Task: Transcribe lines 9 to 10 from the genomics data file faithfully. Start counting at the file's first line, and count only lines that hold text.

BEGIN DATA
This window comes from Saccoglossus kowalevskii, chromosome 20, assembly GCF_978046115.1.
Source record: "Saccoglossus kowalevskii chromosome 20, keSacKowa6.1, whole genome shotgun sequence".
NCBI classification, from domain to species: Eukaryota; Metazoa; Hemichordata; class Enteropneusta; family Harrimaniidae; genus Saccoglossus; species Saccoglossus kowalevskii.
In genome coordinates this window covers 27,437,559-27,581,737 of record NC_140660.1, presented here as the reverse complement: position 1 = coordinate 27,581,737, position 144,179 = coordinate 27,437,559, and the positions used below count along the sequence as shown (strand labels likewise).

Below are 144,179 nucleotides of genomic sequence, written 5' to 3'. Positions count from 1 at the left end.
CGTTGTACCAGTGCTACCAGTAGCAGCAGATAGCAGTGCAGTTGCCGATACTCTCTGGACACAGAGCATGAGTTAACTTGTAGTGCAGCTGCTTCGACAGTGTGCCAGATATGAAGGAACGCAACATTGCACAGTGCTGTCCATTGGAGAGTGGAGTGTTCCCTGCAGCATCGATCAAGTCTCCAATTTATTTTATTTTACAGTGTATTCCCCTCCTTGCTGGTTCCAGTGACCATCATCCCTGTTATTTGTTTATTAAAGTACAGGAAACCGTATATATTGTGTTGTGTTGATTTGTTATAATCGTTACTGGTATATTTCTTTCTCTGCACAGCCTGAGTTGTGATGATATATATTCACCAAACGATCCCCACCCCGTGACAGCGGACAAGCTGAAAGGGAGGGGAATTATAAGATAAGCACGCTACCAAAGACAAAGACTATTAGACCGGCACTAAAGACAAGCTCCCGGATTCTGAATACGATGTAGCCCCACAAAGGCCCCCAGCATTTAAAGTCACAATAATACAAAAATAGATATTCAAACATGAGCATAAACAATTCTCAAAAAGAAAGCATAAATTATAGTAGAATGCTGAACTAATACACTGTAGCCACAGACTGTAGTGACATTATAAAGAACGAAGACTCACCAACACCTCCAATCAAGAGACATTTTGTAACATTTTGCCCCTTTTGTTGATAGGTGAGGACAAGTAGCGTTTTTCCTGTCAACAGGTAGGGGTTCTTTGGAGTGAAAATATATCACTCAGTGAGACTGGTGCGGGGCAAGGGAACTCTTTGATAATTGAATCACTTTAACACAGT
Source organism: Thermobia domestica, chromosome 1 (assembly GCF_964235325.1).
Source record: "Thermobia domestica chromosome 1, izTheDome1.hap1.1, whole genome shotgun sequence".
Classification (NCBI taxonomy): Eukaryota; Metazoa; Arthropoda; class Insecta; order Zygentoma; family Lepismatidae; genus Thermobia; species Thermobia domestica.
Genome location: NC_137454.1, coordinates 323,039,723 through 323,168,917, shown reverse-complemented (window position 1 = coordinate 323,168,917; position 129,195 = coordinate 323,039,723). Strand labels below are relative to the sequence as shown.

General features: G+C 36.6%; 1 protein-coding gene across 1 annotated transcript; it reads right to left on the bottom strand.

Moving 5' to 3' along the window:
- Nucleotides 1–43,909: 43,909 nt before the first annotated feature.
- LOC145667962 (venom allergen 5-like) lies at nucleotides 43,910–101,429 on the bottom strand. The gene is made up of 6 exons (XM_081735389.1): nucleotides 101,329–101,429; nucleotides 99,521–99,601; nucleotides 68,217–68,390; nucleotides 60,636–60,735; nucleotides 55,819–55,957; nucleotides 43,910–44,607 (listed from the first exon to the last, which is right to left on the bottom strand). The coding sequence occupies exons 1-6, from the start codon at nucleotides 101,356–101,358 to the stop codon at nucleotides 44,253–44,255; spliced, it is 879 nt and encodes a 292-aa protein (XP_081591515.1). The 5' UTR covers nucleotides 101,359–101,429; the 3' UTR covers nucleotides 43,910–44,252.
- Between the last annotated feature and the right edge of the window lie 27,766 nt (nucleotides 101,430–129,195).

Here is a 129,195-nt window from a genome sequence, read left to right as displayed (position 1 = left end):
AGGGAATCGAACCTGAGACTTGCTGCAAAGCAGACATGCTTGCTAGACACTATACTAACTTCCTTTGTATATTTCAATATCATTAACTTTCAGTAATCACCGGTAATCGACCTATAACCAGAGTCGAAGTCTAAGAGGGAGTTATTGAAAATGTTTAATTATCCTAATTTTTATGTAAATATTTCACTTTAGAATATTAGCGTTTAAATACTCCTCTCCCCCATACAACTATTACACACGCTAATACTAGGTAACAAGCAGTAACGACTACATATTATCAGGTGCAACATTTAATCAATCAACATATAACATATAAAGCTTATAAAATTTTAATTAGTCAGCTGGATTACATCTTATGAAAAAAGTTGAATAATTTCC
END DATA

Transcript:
Classification (NCBI taxonomy): Eukaryota; Metazoa; Arthropoda; class Insecta; order Zygentoma; family Lepismatidae; genus Thermobia; species Thermobia domestica.
Genome location: NC_137454.1, coordinates 323,039,723 through 323,168,917, shown reverse-complemented (window position 1 = coordinate 323,168,917; position 129,195 = coordinate 323,039,723). Strand labels below are relative to the sequence as shown.